Casual is the buzz-word, at least as far as the purchases made by people ahead of the Deepavali festival is concerned. Sales of clothing items such as tee-shirts and denim trousers for both men and women seem to be spiralling in the many textile showrooms of T Nagar, the shopping hub of the city. The trend, employees of these showrooms say, is normal and is visible ahead of many a festive occasion.
Speaking to City Express, the salespersons at a leading store in T Nagar, located near the Duraiswamy Road-Usman Road traffic junction, concur that casual wear has been witnessing maximum sales this season. “A large section of our customers from all over the State are looking for casual wear. These people, who belong to the younger generation, are keen on tee-shirts and jeans. It is registering maximum traction,” they added.
Balaji, a salesperson at an adjoining clothing store, which also has a jewellery store, concurs. “Casual clothing is the order of the day.” This doesn’t mean that other styles of clothing have been consigned to oblivion. Although selling in lesser numbers, he states slim and narrow-fit and the style statement of the yesteryear, the good old boot-cut trousers, are back this season. According to him, sales of formal clothing are expected to pick up in the post-Diwali season – which is a year-on-year trend.
Unsurprisingly, women are spoilt for choice when it comes to selecting their attire. Churidhars and salwar suits in a mélange of choices – be it the Anarkali or Patiala styles – are also a big draw, adds Balaji. This is in addition to the silk saris and skirts that register comparative amount of sales.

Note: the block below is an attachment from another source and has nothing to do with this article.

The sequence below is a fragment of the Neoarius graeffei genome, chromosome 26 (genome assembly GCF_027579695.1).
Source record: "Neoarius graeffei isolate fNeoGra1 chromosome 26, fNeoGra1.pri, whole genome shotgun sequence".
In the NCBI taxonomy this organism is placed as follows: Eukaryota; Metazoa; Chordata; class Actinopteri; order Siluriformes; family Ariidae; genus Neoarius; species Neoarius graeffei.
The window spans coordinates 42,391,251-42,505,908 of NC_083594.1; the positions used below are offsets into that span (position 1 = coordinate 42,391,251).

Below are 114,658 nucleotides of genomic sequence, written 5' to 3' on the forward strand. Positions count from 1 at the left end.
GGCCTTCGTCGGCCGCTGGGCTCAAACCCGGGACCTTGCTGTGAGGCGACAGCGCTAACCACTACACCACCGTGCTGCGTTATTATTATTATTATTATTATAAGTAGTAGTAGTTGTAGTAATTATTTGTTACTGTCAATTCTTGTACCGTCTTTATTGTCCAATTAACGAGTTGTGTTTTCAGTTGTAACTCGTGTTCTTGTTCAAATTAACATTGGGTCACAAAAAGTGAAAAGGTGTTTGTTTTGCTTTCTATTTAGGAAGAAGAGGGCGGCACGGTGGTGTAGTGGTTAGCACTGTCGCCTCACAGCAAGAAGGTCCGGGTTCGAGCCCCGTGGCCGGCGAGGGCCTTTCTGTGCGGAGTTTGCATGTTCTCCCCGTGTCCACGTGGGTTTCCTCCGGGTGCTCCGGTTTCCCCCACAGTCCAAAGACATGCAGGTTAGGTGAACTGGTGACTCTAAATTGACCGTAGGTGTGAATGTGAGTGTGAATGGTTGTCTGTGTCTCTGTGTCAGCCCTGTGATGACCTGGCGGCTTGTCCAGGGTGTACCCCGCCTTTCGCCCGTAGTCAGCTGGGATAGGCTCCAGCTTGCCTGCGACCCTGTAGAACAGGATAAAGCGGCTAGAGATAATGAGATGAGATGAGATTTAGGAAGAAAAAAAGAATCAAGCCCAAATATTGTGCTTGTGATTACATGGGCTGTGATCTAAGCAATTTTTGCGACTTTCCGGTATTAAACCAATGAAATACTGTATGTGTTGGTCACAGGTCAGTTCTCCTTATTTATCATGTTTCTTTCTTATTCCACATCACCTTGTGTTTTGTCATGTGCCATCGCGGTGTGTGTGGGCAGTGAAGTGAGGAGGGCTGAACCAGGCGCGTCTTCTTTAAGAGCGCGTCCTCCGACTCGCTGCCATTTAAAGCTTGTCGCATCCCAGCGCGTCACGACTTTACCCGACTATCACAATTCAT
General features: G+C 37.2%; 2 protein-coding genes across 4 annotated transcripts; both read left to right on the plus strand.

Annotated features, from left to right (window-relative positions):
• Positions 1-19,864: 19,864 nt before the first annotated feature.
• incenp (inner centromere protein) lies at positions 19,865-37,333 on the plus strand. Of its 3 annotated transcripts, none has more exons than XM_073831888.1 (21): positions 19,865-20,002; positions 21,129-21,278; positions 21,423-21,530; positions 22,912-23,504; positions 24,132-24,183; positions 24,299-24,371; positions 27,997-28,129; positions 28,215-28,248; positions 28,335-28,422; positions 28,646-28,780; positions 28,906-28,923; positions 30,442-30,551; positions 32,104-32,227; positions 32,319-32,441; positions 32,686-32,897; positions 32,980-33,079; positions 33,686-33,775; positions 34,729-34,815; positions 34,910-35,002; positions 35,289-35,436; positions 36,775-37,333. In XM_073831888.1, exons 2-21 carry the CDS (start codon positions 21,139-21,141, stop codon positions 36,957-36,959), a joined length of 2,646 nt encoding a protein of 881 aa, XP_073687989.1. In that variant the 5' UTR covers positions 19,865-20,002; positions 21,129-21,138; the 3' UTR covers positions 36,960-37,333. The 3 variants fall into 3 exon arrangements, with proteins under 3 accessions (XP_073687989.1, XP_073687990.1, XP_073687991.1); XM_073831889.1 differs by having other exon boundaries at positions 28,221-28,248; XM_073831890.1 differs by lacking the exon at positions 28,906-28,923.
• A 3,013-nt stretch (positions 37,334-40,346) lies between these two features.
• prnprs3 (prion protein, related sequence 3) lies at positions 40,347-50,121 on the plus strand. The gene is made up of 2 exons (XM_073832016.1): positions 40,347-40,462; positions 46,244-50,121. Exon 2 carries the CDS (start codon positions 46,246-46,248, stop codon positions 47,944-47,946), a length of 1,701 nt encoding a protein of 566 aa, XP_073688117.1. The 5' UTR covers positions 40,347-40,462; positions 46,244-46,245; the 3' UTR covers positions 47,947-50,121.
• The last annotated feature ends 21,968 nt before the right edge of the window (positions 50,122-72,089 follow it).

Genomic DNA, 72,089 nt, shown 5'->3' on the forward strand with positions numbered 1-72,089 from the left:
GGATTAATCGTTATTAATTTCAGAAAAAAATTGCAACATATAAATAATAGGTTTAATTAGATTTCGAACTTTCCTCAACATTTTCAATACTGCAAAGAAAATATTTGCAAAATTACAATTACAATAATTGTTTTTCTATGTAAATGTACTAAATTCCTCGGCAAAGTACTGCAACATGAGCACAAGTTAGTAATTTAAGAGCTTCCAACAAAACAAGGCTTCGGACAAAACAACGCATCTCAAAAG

When it comes to silks, despite having an encycloapaedia of options to select from, Kanchipuram silks are the most-sought after. As the sales manager of an 85 year-old silk showroom located near Panagal Park, Vinayagam, explains, “We have a wide range of silk saris, in an equally wide range of budgets to suit practically every customer. However, most end up asking only for Kanchipuram silks. People are unmoved even when show them varieties like Belgaum, Benaras, Arani and Dharamavaram silks.”
This season, the showroom has launched a new range of upper-end silks, with a base price of nearly `14,000, which the customers seem to be lapping up eagerly.
Pricing dictates the sales volumes, as he explains. “Silk saris in the price-band of `2,000-5,000 are witnessing the maximum sales. Saris in this category include single-side silk variant and those made out of silk-cotton and silk-polyester blends.” From `2,000 to nearly `2 lakh, looks like there are saris priced to suit every budget.
Cotton saris are not lagging behind either. The ‘Karishma’ variant of cotton saris and cotton-polyester blends – traditional favourite of people for gifts – are equally popular.
He anticipates that the sales of veshtis, steady so far, might pick up once the muhurtham season sets in – a period considered auspicious to solemnise marriages.
However, sales of the half-sari seems to be on the decline. Once a traditional favourite of young girls, not many customers are keen on purchasing it. As a the salesperson at another showroom says, “We can stock only those items that our customers demand. We cannot have such items wasting our floor space.”